Battle of Qala-i-Jangi
|Battle of Qala-i-Jangi|
|Part of the War in Afghanistan (2001–present) and the Afghan Civil War|
Johnny Michael Spann's memorial at Qala-i-Jangi in 2007
|Not available||Estimated 300–500|
|Casualties and losses|
|A number of Afghans and 1 American killed||86 re-captured, the rest killed|
The Battle of Qala-i-Jangi (also incorrectly referred to as the "Battle of Mazar-i-Sharif") was a prisoner-of-war camp uprising that took place between November 25 and December 1, 2001, in northern Afghanistan, following the armed intervention by United States-led coalition forces to try to overthrow the Taliban's Islamic Emirate of Afghanistan, which it had accused of harboring al-Qaeda operatives.
Hundreds of men, including many non-Afghans, surrendered near Kunduz and were being held as enemy combatants at Qala-i-Jangi fortress by the Afghan Northern Alliance (United Islamic Front for the Salvation of Afghanistan) forces for an interrogation by the American Central Intelligence Agency (CIA) personnel interested in al-Qaeda suspects. The prisoners violently revolted and the ensuing fighting escalated into one of the bloodiest engagements of the conflict. It took seven days for Northern Alliance fighters, assisted by British and American special forces and air support, to quell the revolt.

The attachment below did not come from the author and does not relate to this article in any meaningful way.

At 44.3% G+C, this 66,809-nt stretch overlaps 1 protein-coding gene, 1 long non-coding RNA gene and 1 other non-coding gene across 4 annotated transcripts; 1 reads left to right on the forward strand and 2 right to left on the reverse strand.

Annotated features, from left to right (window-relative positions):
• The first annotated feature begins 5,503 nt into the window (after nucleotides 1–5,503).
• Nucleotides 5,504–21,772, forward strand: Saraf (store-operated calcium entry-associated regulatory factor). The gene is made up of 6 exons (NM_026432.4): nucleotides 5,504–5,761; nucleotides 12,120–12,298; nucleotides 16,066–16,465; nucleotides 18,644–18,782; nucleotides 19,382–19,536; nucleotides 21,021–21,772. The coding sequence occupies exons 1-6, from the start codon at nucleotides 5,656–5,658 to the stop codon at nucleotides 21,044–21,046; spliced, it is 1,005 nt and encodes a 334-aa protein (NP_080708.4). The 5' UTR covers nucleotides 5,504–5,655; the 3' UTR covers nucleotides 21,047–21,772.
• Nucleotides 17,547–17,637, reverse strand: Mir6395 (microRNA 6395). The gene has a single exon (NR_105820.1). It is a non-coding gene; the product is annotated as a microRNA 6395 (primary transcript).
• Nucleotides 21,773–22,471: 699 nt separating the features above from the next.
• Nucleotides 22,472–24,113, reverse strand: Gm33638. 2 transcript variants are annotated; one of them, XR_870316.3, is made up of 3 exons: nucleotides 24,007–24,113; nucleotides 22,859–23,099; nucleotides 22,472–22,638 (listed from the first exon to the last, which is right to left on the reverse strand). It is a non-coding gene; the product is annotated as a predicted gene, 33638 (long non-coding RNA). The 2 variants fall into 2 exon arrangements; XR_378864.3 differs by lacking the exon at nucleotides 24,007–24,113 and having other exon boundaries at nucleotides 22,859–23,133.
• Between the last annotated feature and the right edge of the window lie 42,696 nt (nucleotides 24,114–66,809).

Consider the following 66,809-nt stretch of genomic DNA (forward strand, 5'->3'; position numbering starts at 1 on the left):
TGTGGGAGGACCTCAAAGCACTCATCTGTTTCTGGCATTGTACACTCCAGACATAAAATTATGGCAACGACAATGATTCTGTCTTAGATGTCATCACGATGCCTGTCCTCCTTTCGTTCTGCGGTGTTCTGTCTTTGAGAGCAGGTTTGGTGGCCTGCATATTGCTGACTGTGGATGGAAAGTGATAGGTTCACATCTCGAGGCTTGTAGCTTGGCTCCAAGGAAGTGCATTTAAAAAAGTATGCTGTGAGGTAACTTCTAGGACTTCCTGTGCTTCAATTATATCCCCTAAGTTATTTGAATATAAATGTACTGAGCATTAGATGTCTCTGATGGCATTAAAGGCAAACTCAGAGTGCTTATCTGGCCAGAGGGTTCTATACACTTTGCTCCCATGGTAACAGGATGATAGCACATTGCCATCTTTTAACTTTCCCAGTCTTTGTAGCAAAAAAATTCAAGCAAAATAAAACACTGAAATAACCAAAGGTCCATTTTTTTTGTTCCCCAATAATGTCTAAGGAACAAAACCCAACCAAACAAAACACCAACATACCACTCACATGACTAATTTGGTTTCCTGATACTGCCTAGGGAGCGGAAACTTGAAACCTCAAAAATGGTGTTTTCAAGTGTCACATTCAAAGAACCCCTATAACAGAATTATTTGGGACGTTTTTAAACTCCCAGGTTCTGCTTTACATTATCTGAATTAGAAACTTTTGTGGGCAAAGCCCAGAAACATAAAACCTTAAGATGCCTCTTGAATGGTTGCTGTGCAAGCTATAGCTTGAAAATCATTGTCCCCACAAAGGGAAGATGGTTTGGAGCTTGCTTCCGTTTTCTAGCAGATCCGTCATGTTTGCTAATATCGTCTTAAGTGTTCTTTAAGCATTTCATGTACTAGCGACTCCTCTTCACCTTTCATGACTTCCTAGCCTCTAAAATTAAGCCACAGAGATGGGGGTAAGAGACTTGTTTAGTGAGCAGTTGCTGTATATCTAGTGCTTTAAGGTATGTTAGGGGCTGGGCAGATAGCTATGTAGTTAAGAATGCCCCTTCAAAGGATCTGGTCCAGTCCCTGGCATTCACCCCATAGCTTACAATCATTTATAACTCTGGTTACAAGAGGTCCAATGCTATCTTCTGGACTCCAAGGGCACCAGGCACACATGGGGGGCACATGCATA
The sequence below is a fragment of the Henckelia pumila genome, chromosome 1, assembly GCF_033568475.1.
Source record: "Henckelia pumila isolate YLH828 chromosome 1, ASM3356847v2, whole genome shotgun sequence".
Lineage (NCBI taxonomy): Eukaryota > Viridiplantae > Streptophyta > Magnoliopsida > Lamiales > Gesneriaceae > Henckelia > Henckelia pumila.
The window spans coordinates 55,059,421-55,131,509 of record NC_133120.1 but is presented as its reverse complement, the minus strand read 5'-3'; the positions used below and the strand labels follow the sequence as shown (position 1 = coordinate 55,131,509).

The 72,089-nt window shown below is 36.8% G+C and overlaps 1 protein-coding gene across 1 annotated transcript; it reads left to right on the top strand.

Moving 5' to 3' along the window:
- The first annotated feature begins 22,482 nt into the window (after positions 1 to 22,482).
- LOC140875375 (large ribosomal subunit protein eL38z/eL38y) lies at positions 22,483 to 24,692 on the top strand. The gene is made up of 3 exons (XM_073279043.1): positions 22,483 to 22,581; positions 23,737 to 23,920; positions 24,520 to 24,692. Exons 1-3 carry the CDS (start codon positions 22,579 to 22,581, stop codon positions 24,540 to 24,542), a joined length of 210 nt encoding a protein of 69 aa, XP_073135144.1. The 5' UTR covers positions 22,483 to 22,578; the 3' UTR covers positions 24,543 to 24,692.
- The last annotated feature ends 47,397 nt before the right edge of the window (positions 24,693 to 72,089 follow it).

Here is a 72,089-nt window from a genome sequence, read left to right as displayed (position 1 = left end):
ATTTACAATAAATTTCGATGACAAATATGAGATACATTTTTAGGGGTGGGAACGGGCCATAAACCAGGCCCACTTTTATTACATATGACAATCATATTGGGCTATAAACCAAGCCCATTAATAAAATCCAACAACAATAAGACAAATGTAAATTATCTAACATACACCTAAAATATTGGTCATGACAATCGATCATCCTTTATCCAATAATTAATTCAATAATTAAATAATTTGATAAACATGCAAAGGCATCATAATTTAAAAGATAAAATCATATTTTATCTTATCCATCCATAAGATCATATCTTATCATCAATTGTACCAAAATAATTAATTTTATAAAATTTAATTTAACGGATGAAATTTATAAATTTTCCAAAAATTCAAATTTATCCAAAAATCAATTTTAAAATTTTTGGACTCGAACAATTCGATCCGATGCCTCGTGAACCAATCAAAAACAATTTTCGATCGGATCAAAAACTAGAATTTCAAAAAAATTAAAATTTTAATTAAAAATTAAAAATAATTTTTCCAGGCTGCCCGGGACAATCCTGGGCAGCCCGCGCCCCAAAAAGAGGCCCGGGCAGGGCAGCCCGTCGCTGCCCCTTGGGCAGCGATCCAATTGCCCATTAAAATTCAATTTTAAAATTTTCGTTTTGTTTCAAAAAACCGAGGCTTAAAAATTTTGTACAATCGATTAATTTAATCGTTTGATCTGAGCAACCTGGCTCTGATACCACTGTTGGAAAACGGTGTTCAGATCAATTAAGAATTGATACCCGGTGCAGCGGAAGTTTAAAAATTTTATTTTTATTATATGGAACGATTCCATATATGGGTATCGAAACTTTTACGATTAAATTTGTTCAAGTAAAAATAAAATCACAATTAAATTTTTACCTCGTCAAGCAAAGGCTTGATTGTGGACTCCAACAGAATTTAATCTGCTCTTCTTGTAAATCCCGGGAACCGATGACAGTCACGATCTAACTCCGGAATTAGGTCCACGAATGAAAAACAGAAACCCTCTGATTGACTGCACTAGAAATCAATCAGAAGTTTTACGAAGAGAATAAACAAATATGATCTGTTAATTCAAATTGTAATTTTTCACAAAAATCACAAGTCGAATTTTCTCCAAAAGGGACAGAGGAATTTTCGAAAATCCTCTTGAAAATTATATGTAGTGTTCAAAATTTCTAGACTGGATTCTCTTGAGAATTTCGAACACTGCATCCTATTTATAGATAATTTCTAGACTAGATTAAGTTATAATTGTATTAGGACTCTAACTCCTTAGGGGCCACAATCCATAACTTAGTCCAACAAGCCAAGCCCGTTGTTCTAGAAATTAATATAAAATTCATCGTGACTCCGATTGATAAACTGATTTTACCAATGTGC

All but 86 prisoners and a number of Northern Alliance fighters were killed. The only U.S. fatality was the CIA officer Johnny "Mike" Spann, the first American to be killed in combat during the 2001 U.S. invasion of Afghanistan. Among the surviving prisoners were two American citizens suspected of fighting with the Taliban: Yaser Esam Hamdi and John Walker Lindh.
In late November 2001, with their military situation in northern Afghanistan becoming critical, many Taliban field commanders agreed to surrender to the Northern Alliance General Abdul Rashid Dostum, leader of the ethnic-Uzbek dominated National Islamic Movement of Afghanistan, outside the besieged city of Kunduz. Hundreds of Al Ansar "guest" foreign fighters (mostly from Pakistan and Arabic-speaking countries of the Middle East) also surrendered their weapons, including a large group that had arrived in a convoy one day earlier to a place 100 km away of the agreed capitulation site, close to Mazar-i-Sharif. Dostum described the Taliban surrender as a "great victory" for the Alliance, a bloodless success that would allow the future reconciliation of citizens of Afghanistan. Thousands of prisoners were transported to the Sheberghan Prison (it was alleged that many of them died due to mistreatment during and after the transport).